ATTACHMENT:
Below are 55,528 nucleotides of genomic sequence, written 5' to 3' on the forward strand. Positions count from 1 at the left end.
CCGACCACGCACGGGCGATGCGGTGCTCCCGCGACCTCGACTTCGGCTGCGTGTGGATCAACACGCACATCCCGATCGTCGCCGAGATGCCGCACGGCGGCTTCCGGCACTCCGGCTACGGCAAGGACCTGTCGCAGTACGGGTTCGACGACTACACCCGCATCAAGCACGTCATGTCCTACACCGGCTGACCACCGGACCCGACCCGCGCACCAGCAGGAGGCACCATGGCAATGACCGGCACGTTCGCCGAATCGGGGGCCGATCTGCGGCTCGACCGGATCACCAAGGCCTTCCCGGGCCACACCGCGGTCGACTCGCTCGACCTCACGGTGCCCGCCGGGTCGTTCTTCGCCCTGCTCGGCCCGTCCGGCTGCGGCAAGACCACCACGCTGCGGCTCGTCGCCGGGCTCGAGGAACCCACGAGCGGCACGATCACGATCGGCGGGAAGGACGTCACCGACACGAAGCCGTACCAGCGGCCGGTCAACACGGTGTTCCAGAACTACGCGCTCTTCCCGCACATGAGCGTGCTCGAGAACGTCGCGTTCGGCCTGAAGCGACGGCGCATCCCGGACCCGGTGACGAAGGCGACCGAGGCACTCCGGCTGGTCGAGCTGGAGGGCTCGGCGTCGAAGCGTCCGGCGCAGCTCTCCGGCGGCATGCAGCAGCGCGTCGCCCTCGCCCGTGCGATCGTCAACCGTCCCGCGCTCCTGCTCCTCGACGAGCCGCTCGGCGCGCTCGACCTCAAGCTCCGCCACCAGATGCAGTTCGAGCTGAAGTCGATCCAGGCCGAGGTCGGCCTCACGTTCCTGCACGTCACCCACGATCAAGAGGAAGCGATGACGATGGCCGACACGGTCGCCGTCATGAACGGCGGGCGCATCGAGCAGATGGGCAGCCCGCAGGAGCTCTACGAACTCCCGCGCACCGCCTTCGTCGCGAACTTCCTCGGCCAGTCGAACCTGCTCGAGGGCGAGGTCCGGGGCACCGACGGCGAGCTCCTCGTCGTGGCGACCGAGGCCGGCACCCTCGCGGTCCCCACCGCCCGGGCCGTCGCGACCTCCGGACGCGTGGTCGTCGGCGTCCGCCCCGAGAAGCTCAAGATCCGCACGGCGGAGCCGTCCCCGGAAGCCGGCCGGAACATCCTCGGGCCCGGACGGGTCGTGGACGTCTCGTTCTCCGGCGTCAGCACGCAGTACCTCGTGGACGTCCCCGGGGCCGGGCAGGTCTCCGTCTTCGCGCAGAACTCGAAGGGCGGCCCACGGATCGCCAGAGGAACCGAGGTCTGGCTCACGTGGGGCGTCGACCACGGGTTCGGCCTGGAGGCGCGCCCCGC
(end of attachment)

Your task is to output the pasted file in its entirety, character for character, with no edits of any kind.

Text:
Below are 55,528 nucleotides of genomic sequence, written 5' to 3' on the forward strand. Positions count from 1 at the left end.
CCGACCACGCACGGGCGATGCGGTGCTCCCGCGACCTCGACTTCGGCTGCGTGTGGATCAACACGCACATCCCGATCGTCGCCGAGATGCCGCACGGCGGCTTCCGGCACTCCGGCTACGGCAAGGACCTGTCGCAGTACGGGTTCGACGACTACACCCGCATCAAGCACGTCATGTCCTACACCGGCTGACCACCGGACCCGACCCGCGCACCAGCAGGAGGCACCATGGCAATGACCGGCACGTTCGCCGAATCGGGGGCCGATCTGCGGCTCGACCGGATCACCAAGGCCTTCCCGGGCCACACCGCGGTCGACTCGCTCGACCTCACGGTGCCCGCCGGGTCGTTCTTCGCCCTGCTCGGCCCGTCCGGCTGCGGCAAGACCACCACGCTGCGGCTCGTCGCCGGGCTCGAGGAACCCACGAGCGGCACGATCACGATCGGCGGGAAGGACGTCACCGACACGAAGCCGTACCAGCGGCCGGTCAACACGGTGTTCCAGAACTACGCGCTCTTCCCGCACATGAGCGTGCTCGAGAACGTCGCGTTCGGCCTGAAGCGACGGCGCATCCCGGACCCGGTGACGAAGGCGACCGAGGCACTCCGGCTGGTCGAGCTGGAGGGCTCGGCGTCGAAGCGTCCGGCGCAGCTCTCCGGCGGCATGCAGCAGCGCGTCGCCCTCGCCCGTGCGATCGTCAACCGTCCCGCGCTCCTGCTCCTCGACGAGCCGCTCGGCGCGCTCGACCTCAAGCTCCGCCACCAGATGCAGTTCGAGCTGAAGTCGATCCAGGCCGAGGTCGGCCTCACGTTCCTGCACGTCACCCACGATCAAGAGGAAGCGATGACGATGGCCGACACGGTCGCCGTCATGAACGGCGGGCGCATCGAGCAGATGGGCAGCCCGCAGGAGCTCTACGAACTCCCGCGCACCGCCTTCGTCGCGAACTTCCTCGGCCAGTCGAACCTGCTCGAGGGCGAGGTCCGGGGCACCGACGGCGAGCTCCTCGTCGTGGCGACCGAGGCCGGCACCCTCGCGGTCCCCACCGCCCGGGCCGTCGCGACCTCCGGACGCGTGGTCGTCGGCGTCCGCCCCGAGAAGCTCAAGATCCGCACGGCGGAGCCGTCCCCGGAAGCCGGCCGGAACATCCTCGGGCCCGGACGGGTCGTGGACGTCTCGTTCTCCGGCGTCAGCACGCAGTACCTCGTGGACGTCCCCGGGGCCGGGCAGGTCTCCGTCTTCGCGCAGAACTCGAAGGGCGGCCCACGGATCGCCAGAGGAACCGAGGTCTGGCTCACGTGGGGCGTCGACCACGGGTTCGGCCTGGAGGCGCGCCCCGC